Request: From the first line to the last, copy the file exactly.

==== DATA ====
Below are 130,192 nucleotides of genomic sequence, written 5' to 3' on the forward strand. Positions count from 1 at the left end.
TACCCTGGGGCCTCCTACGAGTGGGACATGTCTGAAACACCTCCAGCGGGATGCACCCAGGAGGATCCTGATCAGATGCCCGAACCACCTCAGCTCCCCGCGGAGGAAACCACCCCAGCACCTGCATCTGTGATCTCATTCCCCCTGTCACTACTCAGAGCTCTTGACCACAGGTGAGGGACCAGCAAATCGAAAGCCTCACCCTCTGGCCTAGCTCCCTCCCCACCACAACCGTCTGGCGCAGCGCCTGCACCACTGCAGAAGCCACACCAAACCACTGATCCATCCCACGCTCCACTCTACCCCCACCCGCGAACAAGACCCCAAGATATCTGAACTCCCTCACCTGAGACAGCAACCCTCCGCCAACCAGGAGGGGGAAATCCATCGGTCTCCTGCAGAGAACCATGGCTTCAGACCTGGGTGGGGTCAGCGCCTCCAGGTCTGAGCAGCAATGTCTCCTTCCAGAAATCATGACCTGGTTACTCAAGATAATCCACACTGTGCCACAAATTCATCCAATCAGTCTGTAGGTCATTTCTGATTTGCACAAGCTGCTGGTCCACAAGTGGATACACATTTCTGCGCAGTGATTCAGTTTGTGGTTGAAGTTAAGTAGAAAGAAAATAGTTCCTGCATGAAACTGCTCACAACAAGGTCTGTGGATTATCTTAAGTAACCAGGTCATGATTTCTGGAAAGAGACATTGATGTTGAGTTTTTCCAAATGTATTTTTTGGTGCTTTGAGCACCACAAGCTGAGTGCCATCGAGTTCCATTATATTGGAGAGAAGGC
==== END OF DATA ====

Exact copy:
Below are 130,192 nucleotides of genomic sequence, written 5' to 3' on the forward strand. Positions count from 1 at the left end.
TACCCTGGGGCCTCCTACGAGTGGGACATGTCTGAAACACCTCCAGCGGGATGCACCCAGGAGGATCCTGATCAGATGCCCGAACCACCTCAGCTCCCCGCGGAGGAAACCACCCCAGCACCTGCATCTGTGATCTCATTCCCCCTGTCACTACTCAGAGCTCTTGACCACAGGTGAGGGACCAGCAAATCGAAAGCCTCACCCTCTGGCCTAGCTCCCTCCCCACCACAACCGTCTGGCGCAGCGCCTGCACCACTGCAGAAGCCACACCAAACCACTGATCCATCCCACGCTCCACTCTACCCCCACCCGCGAACAAGACCCCAAGATATCTGAACTCCCTCACCTGAGACAGCAACCCTCCGCCAACCAGGAGGGGGAAATCCATCGGTCTCCTGCAGAGAACCATGGCTTCAGACCTGGGTGGGGTCAGCGCCTCCAGGTCTGAGCAGCAATGTCTCCTTCCAGAAATCATGACCTGGTTACTCAAGATAATCCACACTGTGCCACAAATTCATCCAATCAGTCTGTAGGTCATTTCTGATTTGCACAAGCTGCTGGTCCACAAGTGGATACACATTTCTGCGCAGTGATTCAGTTTGTGGTTGAAGTTAAGTAGAAAGAAAATAGTTCCTGCATGAAACTGCTCACAACAAGGTCTGTGGATTATCTTAAGTAACCAGGTCATGATTTCTGGAAAGAGACATTGATGTTGAGTTTTTCCAAATGTATTTTTTGGTGCTTTGAGCACCACAAGCTGAGTGCCATCGAGTTCCATTATATTGGAGAGAAGGC